Breast cancer is the second most common cancer in the United States among people who were born female, after skin cancers. About one in eight women will have breast cancer at some point in their lifetime. While white women are more likely to develop breast cancer, Black women are 40% more likely to die from breast cancer compared to white women. Men can also get breast cancer, though it is rare: the lifetime risk is one in 833.
The U.S. Preventive Services Task Force (USPSTF) is currently updating its recommendations for breast cancer screening. The draft recommendation states that all women should get screened for breast cancer every other year starting at age 40. Previously, the recommendation was to start screening at age 50. Screening is commonly done with digital mammography, or mammogram. There is insufficient evidence to recommend supplemental screening, such as ultrasound or MRI, in women with dense breasts and a negative screening mammogram.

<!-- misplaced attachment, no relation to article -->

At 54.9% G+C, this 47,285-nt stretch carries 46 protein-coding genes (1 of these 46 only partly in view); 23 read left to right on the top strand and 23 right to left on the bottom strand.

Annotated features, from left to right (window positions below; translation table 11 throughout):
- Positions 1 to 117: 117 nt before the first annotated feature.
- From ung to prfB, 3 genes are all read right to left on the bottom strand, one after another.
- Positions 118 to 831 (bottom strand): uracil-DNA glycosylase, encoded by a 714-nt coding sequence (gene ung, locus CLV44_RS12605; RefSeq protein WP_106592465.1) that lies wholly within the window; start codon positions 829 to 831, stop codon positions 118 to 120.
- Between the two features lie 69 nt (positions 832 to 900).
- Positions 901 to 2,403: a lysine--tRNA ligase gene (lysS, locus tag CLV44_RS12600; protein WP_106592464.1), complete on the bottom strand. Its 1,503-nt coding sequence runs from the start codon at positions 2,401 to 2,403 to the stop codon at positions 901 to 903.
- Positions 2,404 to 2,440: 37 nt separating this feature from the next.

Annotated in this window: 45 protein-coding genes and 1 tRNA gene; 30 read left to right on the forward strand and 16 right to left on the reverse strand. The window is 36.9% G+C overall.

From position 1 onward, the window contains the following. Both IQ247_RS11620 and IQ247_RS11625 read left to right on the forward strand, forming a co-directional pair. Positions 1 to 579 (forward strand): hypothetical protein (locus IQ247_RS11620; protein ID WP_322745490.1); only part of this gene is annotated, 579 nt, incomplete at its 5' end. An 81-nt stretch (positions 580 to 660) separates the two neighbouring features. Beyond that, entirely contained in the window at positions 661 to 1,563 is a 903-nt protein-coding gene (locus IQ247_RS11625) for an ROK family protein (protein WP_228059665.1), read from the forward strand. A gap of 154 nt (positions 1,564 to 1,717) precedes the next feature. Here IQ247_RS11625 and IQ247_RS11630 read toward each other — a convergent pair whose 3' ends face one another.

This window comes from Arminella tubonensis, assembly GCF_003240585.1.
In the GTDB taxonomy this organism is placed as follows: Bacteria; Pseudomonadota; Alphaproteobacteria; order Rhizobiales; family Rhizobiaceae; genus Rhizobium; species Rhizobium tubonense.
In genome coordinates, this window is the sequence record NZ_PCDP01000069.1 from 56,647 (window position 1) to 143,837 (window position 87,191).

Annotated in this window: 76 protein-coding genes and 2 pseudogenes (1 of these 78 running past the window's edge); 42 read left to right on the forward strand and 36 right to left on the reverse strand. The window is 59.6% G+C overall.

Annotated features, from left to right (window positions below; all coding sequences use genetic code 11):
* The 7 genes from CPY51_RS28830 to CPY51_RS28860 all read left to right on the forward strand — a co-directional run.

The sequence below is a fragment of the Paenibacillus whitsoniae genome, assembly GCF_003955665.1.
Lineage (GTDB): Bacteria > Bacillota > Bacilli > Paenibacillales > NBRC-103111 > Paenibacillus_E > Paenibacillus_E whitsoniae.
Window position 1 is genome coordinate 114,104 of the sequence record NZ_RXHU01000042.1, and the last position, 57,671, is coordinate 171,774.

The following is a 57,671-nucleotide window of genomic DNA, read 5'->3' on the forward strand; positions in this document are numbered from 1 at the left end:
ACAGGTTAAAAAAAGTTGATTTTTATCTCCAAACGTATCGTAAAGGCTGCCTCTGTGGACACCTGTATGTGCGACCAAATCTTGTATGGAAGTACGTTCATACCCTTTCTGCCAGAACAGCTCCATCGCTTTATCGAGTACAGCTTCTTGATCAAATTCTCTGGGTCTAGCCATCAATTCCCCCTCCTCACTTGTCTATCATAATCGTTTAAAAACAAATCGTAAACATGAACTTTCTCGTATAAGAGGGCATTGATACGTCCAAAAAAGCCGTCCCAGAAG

There are risk factors for breast cancer that people cannot change – such as being born female and getting older – but there are some things people can do to reduce the risk of getting breast cancer. Maintaining a healthy weight, being physically active, and not drinking alcohol, or drinking in moderation, are factors we can control. Breastfeeding, especially for a year or more, also reduces a woman’s risk of breast cancer.
Please share this article and our Breast Cancer Awareness Resources & Toolkit (ZIP), with your employees.